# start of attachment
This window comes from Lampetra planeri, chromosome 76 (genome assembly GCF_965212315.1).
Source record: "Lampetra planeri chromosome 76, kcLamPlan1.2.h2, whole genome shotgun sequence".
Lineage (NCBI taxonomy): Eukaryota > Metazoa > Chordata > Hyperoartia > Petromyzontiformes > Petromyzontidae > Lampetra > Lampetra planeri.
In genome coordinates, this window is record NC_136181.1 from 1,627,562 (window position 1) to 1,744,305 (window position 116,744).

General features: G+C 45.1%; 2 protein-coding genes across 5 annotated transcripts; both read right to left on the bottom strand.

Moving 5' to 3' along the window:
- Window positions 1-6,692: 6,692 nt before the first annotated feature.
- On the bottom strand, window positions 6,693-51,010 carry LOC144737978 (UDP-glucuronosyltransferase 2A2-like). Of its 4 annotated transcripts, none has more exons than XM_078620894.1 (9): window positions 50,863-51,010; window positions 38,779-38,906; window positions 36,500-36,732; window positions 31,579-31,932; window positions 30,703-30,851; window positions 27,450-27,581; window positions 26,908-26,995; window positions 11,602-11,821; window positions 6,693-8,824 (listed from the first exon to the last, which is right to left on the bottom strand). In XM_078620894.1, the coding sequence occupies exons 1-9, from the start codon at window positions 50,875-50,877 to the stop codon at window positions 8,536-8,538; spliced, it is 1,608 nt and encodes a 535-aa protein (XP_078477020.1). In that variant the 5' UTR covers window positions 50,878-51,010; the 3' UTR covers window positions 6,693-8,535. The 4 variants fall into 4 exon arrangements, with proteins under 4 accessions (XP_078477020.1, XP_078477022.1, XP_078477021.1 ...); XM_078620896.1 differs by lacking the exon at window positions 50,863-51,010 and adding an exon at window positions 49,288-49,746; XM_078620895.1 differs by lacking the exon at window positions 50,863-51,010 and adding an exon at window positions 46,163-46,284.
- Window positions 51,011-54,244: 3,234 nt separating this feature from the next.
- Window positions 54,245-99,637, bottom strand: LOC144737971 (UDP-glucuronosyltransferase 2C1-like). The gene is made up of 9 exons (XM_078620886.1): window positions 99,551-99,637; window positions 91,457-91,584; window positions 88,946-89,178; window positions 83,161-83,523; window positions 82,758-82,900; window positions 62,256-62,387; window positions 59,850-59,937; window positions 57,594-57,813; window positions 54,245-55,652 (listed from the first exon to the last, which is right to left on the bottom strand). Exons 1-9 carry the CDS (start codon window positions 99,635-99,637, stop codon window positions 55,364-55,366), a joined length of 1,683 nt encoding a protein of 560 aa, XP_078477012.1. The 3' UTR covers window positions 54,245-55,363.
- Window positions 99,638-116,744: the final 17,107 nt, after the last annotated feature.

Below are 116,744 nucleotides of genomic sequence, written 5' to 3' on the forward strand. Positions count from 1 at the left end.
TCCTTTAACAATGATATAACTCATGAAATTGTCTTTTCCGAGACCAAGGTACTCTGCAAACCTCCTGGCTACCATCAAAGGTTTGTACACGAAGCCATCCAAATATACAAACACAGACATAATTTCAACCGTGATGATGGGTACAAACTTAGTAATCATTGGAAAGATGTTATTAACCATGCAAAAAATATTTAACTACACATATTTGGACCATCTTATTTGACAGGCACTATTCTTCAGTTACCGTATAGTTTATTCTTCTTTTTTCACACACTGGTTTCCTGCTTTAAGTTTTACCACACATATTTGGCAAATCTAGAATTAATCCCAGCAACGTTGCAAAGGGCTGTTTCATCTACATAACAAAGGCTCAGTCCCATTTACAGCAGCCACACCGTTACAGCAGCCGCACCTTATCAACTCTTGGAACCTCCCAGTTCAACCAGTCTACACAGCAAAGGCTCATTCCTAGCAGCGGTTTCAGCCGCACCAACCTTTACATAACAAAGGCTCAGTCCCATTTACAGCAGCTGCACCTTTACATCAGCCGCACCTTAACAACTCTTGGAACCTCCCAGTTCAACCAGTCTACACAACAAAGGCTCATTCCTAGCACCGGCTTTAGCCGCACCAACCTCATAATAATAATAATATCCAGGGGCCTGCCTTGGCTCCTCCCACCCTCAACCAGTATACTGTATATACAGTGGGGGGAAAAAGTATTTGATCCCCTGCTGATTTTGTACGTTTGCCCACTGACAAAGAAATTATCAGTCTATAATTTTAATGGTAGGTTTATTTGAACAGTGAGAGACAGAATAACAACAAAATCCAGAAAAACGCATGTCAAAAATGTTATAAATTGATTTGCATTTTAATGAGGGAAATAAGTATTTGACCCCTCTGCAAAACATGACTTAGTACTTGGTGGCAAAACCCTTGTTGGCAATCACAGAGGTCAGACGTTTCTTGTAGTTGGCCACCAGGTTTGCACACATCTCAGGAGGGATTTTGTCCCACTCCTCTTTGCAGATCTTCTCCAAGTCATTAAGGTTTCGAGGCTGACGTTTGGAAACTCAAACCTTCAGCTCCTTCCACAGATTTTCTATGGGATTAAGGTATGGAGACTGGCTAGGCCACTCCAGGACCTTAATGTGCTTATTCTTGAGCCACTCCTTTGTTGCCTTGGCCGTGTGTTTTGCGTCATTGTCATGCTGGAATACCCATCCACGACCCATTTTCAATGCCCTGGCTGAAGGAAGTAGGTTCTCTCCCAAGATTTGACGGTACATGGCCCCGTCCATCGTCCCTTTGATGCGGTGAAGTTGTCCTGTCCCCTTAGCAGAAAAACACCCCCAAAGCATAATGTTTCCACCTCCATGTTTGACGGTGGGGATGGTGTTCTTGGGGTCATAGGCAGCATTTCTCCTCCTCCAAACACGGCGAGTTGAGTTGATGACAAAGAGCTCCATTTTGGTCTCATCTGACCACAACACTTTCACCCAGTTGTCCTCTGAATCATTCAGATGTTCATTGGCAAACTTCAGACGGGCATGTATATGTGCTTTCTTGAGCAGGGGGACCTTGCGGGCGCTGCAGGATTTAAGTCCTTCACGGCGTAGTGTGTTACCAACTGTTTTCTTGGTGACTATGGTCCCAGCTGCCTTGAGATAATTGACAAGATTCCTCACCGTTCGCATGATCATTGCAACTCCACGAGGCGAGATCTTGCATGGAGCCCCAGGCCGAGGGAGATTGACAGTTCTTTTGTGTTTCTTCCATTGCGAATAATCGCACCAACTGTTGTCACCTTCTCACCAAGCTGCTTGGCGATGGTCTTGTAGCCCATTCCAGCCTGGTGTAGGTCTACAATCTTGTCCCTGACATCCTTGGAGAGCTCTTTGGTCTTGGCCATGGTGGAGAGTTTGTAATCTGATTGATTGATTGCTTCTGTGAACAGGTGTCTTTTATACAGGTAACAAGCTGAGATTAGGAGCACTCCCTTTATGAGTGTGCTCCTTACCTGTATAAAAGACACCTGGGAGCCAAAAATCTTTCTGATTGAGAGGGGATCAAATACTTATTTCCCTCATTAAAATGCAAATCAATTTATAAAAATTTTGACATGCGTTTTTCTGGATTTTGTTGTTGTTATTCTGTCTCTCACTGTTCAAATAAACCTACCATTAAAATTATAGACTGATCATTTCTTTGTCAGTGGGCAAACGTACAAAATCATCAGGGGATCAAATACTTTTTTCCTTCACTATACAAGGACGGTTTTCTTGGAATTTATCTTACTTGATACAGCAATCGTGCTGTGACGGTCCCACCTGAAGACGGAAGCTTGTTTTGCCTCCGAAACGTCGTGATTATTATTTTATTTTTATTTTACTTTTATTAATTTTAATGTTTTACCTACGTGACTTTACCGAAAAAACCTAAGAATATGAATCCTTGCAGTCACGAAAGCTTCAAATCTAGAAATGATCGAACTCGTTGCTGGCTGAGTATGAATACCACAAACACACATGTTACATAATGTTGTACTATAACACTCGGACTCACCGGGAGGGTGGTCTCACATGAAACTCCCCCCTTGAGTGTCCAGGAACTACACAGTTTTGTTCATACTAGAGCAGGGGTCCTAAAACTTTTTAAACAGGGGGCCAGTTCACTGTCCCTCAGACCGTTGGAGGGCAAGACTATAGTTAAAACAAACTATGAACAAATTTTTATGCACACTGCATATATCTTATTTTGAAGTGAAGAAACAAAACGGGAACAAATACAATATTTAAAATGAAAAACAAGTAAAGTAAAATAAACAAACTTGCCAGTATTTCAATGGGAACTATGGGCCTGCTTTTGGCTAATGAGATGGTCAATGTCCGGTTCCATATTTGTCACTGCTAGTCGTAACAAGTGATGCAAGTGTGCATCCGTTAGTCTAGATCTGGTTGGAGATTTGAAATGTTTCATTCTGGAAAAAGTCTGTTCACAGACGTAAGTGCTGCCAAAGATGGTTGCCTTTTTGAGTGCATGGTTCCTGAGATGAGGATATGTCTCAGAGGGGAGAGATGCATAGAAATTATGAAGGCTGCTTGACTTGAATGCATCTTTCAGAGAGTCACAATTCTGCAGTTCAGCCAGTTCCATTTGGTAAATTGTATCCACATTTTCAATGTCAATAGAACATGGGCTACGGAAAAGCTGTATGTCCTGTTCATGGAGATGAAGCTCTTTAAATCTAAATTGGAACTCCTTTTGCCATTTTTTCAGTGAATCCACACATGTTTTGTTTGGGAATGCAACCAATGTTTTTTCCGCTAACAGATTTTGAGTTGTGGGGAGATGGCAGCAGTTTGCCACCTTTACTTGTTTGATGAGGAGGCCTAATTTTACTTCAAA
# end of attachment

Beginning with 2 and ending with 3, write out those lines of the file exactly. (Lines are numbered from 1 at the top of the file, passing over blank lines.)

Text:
Source record: "Lampetra planeri chromosome 76, kcLamPlan1.2.h2, whole genome shotgun sequence".
Lineage (NCBI taxonomy): Eukaryota > Metazoa > Chordata > Hyperoartia > Petromyzontiformes > Petromyzontidae > Lampetra > Lampetra planeri.